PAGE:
Pass It On Thrift Store in Crestwood benefits Christian education serving the Palos-Orland area.
By Jamie Hiskes, Student Correspondent
As a Palos area resident, you may have driven by Pass It On Thrift Center at Route 83 and 127th Street, Crestwood.
What you may not know is that the store established over 10 years ago is a not-for-profit to benefit Christian education at Chicago Christian High School (CCHS) in Palos Heights and its two feeder schools in Oak Lawn and Tinley Park. Additionally, the entire store is run by volunteers.
Out of all these wonderful people who come and sacrifice their time for others every week, though, there are three particularly special ones.
Don Holwerda, Harry Beezehold, and John Langland are 91, 93, and 90 years old, respectively. They are the only volunteers at Pass It On in that age bracket, and it hardly hinders them at all. Whenever they get the chance, they come in and work diligently to maintain the building and the items for sale within it, and they contribute in a large way to the overall feeling of warmth and joy that patrons experience when they walk through the front doors.
Don arrives at the thrift store early every Monday, when he is the M.O.D. (Manager of the Day), and shares a “Monday Hug” with his colleague, Palos Heights resident Jan DeVries. He is one of the few volunteers that have been at the store from the very beginning, and to this day he splits his time between Bible for Missions — the original business — and Pass It On. He loves to chat and always has a big smile on his face, and his jokes could leave the most stoic of people in stitches. Even though he has a pretty heavy job — as the M.O.D., he basically oversees the entire store and deals with any and all problems that arise — he likes to keep it fun, and he enjoys himself immensely.
“You lose friends all the time when you get to be this age,” Don says matter-of-factly during our interview. “Many of mine have, well, gone to live upstairs. But you make new friends every day working here.” He recounts the time when a bunch of women suddenly started singing the hymn “Marching to Zion” in the middle of his shift, and he joined in. By the time they were finished, everyone was friends with everyone else.
One of the friends he’s made over the years is Harry Beezehold, the oldest volunteer currently working at Pass It On. After he retired from the label printing business, he found he wanted some way to pass the time. When he heard about the thrift store opening just ten minutes away from his home, he decided that that might be something worthwhile to do. He worked mostly at the receiving doors in the back, where the store brings in its donations, and now he does some toy repairs.
“Mother Nature was telling me to slow down,” he says, “and I listened. Now if I can get in a few hours here, I’m happy. It’s a beautiful place to work."
When John Langland walks up to the table where Harry and I are talking, Harry turns to him and smiles. “Well, if it isn’t Mr. Fix-It!” he exclaims jubilantly, patting John on the arm. He turns back to me. “I don’t care what anybody says; this guy is the man!"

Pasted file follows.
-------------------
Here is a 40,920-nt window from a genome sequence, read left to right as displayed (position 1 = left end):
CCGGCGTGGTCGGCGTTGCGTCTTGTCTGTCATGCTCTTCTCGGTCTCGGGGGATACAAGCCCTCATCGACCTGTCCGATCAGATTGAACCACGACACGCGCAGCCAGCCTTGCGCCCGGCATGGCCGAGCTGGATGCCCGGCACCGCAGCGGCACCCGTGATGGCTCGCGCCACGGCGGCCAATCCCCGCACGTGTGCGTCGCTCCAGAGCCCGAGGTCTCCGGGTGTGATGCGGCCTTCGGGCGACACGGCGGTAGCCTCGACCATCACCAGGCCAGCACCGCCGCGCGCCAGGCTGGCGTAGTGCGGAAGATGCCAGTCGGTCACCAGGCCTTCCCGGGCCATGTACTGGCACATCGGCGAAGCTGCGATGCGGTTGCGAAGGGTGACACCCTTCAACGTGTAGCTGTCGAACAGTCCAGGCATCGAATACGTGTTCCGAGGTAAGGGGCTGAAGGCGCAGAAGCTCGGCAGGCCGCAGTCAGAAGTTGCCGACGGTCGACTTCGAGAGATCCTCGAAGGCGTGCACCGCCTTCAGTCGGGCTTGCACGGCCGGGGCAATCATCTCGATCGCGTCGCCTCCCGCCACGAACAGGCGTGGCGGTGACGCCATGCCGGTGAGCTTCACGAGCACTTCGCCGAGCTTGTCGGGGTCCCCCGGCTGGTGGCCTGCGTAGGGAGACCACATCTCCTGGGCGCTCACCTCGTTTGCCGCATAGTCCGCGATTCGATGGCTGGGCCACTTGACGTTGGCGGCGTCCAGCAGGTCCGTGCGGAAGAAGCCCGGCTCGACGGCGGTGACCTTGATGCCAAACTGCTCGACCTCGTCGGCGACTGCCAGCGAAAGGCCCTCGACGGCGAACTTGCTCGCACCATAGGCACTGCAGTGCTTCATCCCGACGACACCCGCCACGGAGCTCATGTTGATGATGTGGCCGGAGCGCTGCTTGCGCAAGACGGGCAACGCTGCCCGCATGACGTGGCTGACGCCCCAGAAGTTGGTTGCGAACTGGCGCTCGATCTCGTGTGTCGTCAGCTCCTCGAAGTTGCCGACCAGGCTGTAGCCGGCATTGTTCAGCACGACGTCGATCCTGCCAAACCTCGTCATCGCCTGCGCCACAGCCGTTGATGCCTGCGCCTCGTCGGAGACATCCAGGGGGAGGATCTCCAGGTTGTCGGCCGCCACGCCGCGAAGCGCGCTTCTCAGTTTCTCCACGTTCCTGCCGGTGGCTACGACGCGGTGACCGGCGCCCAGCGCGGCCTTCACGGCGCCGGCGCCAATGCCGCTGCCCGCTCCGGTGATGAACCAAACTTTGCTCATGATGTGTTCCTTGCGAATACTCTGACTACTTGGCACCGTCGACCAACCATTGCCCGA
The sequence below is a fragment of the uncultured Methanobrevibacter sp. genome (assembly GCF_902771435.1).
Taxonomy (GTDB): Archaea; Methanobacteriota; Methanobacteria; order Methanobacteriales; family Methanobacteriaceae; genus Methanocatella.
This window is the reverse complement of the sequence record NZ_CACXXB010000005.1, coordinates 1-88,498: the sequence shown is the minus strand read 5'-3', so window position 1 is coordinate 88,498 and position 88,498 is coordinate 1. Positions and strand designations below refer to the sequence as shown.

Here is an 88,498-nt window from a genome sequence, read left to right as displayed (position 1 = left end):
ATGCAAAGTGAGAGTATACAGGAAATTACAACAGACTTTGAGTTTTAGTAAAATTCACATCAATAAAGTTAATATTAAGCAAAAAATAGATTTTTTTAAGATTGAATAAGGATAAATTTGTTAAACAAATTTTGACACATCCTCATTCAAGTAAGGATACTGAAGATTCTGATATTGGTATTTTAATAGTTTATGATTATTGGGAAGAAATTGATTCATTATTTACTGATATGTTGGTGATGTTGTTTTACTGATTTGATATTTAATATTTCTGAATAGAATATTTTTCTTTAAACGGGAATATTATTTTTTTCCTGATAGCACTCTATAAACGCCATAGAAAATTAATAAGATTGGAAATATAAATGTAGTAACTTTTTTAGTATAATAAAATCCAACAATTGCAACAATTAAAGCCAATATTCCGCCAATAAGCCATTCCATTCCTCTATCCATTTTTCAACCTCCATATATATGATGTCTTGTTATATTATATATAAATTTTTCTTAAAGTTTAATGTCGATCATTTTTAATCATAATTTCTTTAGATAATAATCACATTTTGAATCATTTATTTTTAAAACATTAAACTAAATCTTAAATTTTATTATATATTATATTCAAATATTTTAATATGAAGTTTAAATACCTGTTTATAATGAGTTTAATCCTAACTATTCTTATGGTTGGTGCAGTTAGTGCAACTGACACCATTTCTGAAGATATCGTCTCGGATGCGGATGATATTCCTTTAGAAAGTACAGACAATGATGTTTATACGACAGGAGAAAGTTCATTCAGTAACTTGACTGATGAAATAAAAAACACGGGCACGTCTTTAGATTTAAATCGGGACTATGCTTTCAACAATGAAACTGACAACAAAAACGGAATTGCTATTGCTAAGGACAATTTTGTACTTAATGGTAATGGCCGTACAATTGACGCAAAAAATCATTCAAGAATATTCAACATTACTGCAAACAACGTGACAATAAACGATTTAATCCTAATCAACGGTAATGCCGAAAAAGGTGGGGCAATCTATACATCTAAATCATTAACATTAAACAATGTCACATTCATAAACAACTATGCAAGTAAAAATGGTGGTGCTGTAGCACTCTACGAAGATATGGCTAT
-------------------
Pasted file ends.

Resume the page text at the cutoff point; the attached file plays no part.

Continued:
John just smiles softly and takes his seat at the other end of the table. “Oh, enough of that,” he says, humble as always.
But Harry is right. When regular patrons of Pass It On think about the store, their thoughts usually return to one man: John Langland. The 90-year-old insists that his work — recycling unneeded materials, restoring almost every piece of furniture to come through the store’s receiving doors, and “taking out the trash” — isn’t important, but if you ask anyone else they will disagree entirely. John has restored and re-upholstered an average of fifty chairs a year with his own two hands and the vast array of tools that he has at his “work station” by the back doors. He says he tries to fix everything he can, “no matter how long it takes,” because he knows he’s one of the only people who will actually do it.
Even before the thrift store opened, John was helping out in a huge way. The glass storefront used to be covered in paint from different ads and displays, and because there were no chemicals they could use to strip it safely, John had to scrape it off single-handedly with razor blades. He ended up using 125. Now he works at the thrift store six days a week, as he has been since it opened its doors. He is, according to several people, “the heart of Pass It On.”
When asked if they would recommend Chicago Christian High School teens to volunteer at the thrift store, they answer with a unanimous “Yes.” And when I ask them how long they intend to remain working there, Don replies seriously, “As long as the Good Lord gives me health to do it.” The other two men nod in agreement.
In many ways, these three men embody what volunteering really means: Working hard not for your own benefit, but for the benefit of everyone else around you. They have become best friends while working together over the years, and are immensely thankful for the opportunity to work at such a wonderful place as Pass It On.
If you ever stop by the thrift store, look for a tall man with a broad smile on his face, a shorter mustached man wearing a plaid shirt, and a friendly-looking guy in a black parka vest and a ball cap. Say hi to them. Shake their hands. Thank them for everything they do.
Jamie Hiskes is a junior at Chicago Christian High School in Palos Heights.